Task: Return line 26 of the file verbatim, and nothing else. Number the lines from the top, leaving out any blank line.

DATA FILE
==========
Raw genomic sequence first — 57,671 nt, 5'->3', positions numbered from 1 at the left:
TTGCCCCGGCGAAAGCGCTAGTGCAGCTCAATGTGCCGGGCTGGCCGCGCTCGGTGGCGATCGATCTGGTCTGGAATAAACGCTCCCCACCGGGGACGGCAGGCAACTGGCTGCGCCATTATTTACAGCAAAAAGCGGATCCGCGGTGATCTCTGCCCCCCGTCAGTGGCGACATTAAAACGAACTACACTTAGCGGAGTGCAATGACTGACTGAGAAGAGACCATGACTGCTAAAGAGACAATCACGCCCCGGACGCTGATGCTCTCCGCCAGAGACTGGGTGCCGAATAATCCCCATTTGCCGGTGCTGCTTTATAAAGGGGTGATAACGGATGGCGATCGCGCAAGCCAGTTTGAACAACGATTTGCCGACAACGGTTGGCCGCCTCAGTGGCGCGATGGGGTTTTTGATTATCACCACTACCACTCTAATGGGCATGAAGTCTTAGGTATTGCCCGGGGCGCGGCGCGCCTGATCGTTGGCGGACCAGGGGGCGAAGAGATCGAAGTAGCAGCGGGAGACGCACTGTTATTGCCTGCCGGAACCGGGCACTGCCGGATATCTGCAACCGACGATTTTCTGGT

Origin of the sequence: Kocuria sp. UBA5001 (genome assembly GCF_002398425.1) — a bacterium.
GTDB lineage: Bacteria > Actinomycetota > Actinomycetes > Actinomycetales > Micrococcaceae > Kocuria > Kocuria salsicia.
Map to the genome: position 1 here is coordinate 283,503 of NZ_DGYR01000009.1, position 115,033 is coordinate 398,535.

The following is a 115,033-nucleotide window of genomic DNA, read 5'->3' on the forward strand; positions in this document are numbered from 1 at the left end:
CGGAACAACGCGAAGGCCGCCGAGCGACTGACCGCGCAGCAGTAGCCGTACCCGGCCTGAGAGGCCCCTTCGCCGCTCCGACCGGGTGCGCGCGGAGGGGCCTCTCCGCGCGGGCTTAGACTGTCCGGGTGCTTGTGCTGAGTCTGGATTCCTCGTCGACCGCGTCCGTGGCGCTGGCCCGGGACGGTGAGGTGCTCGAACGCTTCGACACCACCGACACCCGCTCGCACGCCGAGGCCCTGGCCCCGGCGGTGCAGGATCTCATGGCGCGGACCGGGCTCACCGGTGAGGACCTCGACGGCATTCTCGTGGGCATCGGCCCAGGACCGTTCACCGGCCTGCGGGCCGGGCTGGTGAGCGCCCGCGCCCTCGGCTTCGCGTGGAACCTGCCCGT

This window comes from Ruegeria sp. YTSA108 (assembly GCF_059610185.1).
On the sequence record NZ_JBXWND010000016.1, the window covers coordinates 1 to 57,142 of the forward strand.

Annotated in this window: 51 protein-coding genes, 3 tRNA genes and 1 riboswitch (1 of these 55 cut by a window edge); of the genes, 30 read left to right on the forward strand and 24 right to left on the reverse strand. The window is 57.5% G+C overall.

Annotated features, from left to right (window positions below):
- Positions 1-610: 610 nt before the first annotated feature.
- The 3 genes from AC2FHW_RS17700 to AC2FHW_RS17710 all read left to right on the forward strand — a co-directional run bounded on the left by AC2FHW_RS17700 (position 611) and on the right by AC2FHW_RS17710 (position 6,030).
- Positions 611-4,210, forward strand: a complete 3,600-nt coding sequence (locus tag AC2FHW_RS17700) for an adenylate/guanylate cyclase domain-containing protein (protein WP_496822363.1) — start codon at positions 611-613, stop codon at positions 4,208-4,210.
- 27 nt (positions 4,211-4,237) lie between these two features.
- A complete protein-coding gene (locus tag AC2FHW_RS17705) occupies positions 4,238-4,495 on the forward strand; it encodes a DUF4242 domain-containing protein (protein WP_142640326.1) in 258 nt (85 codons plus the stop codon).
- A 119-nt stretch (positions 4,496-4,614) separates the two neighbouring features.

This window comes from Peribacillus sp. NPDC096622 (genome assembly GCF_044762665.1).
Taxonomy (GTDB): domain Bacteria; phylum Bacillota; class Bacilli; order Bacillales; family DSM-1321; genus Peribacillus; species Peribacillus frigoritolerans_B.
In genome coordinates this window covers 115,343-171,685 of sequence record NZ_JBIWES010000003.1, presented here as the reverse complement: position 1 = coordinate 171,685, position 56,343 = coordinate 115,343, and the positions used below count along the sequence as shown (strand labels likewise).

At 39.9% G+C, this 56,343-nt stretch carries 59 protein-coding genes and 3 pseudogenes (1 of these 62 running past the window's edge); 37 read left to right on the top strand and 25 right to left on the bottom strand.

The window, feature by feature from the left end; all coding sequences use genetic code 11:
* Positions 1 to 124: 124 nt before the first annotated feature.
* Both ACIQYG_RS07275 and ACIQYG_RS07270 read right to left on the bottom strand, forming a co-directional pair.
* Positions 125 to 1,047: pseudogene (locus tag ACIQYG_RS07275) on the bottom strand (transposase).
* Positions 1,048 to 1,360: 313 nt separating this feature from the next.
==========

* Positions 1,048 to 1,360: 313 nt separating this feature from the next.